It took Chicago firefighters nearly four hours to fight a blaze that destroyed the Pasieka Bakery in the Polish community of Avondale earlier in the morning, requiring them to tear down the rear of the business in search of smoldering remnants. On the street outside, many people who had frequented the bakery for years stood on the street and watched, some wiping tears from their eyes.
“I’m very upset, I have a heaviness in my heart,” said Maria Wojcik, who moved to the United States from southern Poland 26 years ago and has been going to Pasieka ever since. “It made me feel like I would when I was in my native town.”
The fire broke out at 9:24 a.m. in the building at 3056 North Milwaukee Avenue and when firefighters arrived, heavy smoke was billowing from the basement and the ceiling appeared to be involved in the fire, according to fire department spokesman Larry Langford.
No one was in the two story building, which housed the bakery on the first floor and apartments on the second, Langford said.
Still, about 150 firefighters and paramedics responded, fighting the fire from the outside and eventually bulldozing the rear of the building to attack any smoldering remnants.
“It will probably have to be (completely) demolished,” Langford said, of the structure.
John Ligas, the current owner of Pasieka Bakery, said he was at home Monday morning when he received a call around 9am from an employee, who said that smoke had started coming out of one of the revolving ovens.
Ligas, 60, said he rushed to the bakery but by the time he arrived the building was engulfed.
“I’m just devastated,” Ligas said, staring across Milwaukee Avenue at the charred building. “It’s history lost.”
Ligas, who moved to Chicago from south Poland in 1964, took over the bakery with his family in 1998. He kept the name Pasieka, which was the last name of a former owner, because it was already an institution in the community.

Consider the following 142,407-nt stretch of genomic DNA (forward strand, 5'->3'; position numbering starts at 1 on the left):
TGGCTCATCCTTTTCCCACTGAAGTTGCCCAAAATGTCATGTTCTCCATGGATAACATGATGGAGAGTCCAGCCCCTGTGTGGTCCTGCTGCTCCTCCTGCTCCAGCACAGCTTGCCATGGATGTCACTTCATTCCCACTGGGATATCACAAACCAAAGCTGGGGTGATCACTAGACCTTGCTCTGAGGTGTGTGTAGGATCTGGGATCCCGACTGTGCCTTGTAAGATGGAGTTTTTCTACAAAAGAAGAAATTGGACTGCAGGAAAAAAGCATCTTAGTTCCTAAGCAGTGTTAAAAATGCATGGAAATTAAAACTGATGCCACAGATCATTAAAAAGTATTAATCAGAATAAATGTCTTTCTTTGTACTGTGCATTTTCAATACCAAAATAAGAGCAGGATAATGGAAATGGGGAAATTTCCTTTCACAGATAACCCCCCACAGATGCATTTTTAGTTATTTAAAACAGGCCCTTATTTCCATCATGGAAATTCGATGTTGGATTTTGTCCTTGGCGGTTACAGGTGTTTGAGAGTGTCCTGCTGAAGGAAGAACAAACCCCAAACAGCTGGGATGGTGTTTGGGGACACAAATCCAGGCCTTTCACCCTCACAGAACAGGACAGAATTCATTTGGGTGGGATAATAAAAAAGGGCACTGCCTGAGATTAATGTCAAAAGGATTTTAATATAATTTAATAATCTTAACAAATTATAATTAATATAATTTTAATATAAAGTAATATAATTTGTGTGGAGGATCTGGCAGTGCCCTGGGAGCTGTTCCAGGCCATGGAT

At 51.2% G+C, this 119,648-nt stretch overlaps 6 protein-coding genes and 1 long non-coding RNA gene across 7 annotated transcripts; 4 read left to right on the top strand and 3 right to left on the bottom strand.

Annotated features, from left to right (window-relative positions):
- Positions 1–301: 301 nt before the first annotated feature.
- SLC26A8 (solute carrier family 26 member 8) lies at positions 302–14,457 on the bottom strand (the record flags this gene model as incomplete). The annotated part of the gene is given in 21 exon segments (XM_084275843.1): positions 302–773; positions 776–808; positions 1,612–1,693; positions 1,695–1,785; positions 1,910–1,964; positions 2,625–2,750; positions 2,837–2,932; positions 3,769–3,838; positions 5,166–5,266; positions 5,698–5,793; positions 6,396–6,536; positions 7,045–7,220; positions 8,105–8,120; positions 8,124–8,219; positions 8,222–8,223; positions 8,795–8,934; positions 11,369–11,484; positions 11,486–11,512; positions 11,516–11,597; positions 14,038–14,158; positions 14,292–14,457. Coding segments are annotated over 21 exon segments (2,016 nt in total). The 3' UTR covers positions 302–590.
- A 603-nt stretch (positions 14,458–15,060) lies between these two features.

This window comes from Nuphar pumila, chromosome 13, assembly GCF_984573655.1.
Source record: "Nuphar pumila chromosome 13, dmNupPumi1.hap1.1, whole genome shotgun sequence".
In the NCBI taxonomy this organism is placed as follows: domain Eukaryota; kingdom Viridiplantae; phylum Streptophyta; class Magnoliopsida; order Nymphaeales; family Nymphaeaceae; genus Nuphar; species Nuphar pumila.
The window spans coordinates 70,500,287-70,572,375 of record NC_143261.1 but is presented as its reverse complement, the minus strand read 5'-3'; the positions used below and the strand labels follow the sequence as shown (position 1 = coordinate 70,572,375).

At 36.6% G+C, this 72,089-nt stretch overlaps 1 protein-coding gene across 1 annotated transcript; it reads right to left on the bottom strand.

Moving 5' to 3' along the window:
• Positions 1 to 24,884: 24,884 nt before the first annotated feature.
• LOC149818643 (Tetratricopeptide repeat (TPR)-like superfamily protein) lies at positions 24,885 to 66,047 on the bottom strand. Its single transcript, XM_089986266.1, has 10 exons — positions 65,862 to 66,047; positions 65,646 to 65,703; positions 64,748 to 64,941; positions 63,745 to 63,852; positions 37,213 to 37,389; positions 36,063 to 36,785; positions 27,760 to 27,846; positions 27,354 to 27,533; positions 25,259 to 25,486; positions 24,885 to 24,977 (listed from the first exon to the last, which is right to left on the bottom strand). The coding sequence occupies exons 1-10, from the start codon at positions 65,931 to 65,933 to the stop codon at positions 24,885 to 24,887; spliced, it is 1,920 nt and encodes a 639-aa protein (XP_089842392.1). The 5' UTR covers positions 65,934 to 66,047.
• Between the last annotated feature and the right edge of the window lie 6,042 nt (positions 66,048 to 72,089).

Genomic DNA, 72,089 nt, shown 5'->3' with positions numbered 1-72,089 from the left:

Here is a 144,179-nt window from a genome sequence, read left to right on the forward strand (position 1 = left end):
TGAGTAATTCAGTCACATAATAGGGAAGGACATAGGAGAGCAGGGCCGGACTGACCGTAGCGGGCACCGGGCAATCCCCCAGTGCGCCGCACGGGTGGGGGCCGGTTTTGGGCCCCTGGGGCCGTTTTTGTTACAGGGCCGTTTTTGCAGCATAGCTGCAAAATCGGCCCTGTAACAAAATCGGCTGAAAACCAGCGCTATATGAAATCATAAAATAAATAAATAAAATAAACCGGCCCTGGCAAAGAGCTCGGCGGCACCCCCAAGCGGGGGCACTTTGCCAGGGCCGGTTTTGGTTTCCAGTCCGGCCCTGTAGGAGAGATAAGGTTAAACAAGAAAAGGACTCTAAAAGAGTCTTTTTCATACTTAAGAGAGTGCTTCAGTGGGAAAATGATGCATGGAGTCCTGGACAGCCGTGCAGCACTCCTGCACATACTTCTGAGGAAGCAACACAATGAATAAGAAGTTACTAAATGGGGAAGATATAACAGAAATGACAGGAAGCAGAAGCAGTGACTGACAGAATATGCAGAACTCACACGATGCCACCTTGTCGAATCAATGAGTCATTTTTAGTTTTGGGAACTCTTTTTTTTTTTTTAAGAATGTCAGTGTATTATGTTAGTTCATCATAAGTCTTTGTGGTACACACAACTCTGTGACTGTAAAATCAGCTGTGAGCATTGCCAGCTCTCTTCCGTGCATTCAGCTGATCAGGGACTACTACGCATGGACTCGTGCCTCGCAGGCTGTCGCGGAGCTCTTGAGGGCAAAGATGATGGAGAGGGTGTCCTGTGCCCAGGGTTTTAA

For more than 75 years, Pasieka Bakery offered a taste of Poland to longtime Chicago residents and recent immigrants, seeking memories of their home land.
Fresh challah bread, kolacky, paczkis, and babkas could be found daily, starting at 6 a.m.
Friends and family often gathered over the wood cabinets and curved glass display cases, catching up and gossiping, according to local residents.
This afternoon, the only evidence of a bakery was the seemingly untouched green awning and a toppled display cake, leaning against jagged pieces of broken glass.
“How could this burn, how could this happen,” exclaimed Krystyna Leonczyk in polish, standing across the street from the building and sweeping black smoke away with her hand.
Leonczyk said she smelled the smoke from her nearby home around 9:30 am and ran down to Milwaukee Avenue to see what was happening.
“Jesus Christ,” she said, staring at the burnt bakery. “I was shocked.”
The bakery, which has been around since the 1930s, has been owned by different people over the years but has always served as a symbolic gateway to the city’s polish village, according to Daniel Pogorzelski, the executive director of the greater Avondale chamber of commerce.
A two story-high painted sign on its outside brick wall reads in polish “the best baked goods bought at Pasieka.” Underneath, pictures of gigantic pastries decorate the bricks.
“This is the equivalent of the Puerto Rican flags in Humboldt Park,” Pogorzelski said. “It’s a sign that, ah, you’ve entered the polish village.”
Politicians seeking support from the Polish community would make a point to stop at Pasieka, including Hilary Clinton, he said. Polish schools and churches often ordered from the bakery. It was also known to polish people living outside of Chicago and even the state, Porgorzelski said.
“It was just a hold out from a different time,” Porgorzelski said.